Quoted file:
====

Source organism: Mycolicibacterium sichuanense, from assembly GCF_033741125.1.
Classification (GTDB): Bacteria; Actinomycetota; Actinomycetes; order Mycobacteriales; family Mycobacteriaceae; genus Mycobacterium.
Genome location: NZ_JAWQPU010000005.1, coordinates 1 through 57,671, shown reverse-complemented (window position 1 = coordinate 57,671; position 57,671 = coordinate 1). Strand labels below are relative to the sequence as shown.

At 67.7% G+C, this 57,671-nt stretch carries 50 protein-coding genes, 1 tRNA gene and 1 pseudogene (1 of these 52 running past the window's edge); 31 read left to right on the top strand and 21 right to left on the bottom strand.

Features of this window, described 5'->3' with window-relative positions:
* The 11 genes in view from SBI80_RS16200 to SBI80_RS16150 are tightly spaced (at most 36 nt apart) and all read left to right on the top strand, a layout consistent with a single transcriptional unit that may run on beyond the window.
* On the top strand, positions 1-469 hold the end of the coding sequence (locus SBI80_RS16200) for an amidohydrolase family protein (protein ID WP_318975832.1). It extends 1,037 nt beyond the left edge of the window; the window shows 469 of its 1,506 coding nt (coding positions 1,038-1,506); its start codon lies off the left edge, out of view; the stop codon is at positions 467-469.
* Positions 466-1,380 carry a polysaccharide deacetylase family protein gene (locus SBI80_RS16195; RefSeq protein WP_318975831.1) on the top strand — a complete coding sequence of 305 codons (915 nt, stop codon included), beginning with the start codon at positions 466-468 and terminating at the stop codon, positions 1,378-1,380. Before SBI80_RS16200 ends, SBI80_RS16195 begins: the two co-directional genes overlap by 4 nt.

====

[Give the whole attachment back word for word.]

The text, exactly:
Source organism: Mycolicibacterium sichuanense, from assembly GCF_033741125.1.
Classification (GTDB): Bacteria; Actinomycetota; Actinomycetes; order Mycobacteriales; family Mycobacteriaceae; genus Mycobacterium.
Genome location: NZ_JAWQPU010000005.1, coordinates 1 through 57,671, shown reverse-complemented (window position 1 = coordinate 57,671; position 57,671 = coordinate 1). Strand labels below are relative to the sequence as shown.

At 67.7% G+C, this 57,671-nt stretch carries 50 protein-coding genes, 1 tRNA gene and 1 pseudogene (1 of these 52 running past the window's edge); 31 read left to right on the top strand and 21 right to left on the bottom strand.

Features of this window, described 5'->3' with window-relative positions:
* The 11 genes in view from SBI80_RS16200 to SBI80_RS16150 are tightly spaced (at most 36 nt apart) and all read left to right on the top strand, a layout consistent with a single transcriptional unit that may run on beyond the window.
* On the top strand, positions 1-469 hold the end of the coding sequence (locus SBI80_RS16200) for an amidohydrolase family protein (protein ID WP_318975832.1). It extends 1,037 nt beyond the left edge of the window; the window shows 469 of its 1,506 coding nt (coding positions 1,038-1,506); its start codon lies off the left edge, out of view; the stop codon is at positions 467-469.
* Positions 466-1,380 carry a polysaccharide deacetylase family protein gene (locus SBI80_RS16195; RefSeq protein WP_318975831.1) on the top strand — a complete coding sequence of 305 codons (915 nt, stop codon included), beginning with the start codon at positions 466-468 and terminating at the stop codon, positions 1,378-1,380. Before SBI80_RS16200 ends, SBI80_RS16195 begins: the two co-directional genes overlap by 4 nt.